Based on an ancient papyrus document in 1350 B.C., Egyptian women urinated on wheat and barley seeds to determine if they were pregnant or not.
One of the first known ways of detecting a pregnancy comes from an ancient Egyptian document estimated to be from 1350 B.C. The papyrus document suggests a woman urinate on wheat and barley seeds. If the wheat sprouted, a female child was on its way, the ancients decreed, and if the barley sprouted, a male child would soon arrive. No sprouts meant no child was expected.
Strangely, researchers in the 1960s tested this method and found it had a grain of truth, according to the National Institutes of Health. Higher-than-normal levels of estrogen in pregnant women's urine, scientists speculated, may stimulate the germination of seeds (but were useless at predicting the sex of the child).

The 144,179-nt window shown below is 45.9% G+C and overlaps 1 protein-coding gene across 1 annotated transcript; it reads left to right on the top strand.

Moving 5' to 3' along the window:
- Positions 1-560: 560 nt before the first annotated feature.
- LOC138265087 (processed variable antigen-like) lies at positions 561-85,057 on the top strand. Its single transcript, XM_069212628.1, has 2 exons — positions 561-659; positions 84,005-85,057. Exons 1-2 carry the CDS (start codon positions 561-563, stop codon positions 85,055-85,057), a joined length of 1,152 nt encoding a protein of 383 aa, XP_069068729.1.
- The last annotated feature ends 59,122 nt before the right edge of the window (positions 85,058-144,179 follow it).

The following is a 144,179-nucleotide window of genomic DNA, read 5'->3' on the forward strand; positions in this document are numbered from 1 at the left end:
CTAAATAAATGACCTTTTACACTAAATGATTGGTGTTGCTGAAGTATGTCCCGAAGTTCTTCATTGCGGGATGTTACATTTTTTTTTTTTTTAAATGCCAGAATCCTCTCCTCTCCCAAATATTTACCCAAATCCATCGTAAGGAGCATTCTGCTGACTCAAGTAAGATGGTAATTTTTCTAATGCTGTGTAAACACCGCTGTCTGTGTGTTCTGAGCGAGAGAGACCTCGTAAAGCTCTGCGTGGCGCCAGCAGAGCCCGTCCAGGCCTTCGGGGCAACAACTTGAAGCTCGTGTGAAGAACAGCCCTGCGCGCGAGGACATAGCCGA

A woman's urine was used as a way to determine her pregnancy status during the Middle Ages, too, when so-called "piss prophets" believed that if a needle placed in a vial of urine turned to rust-red or black, the woman was probably pregnant.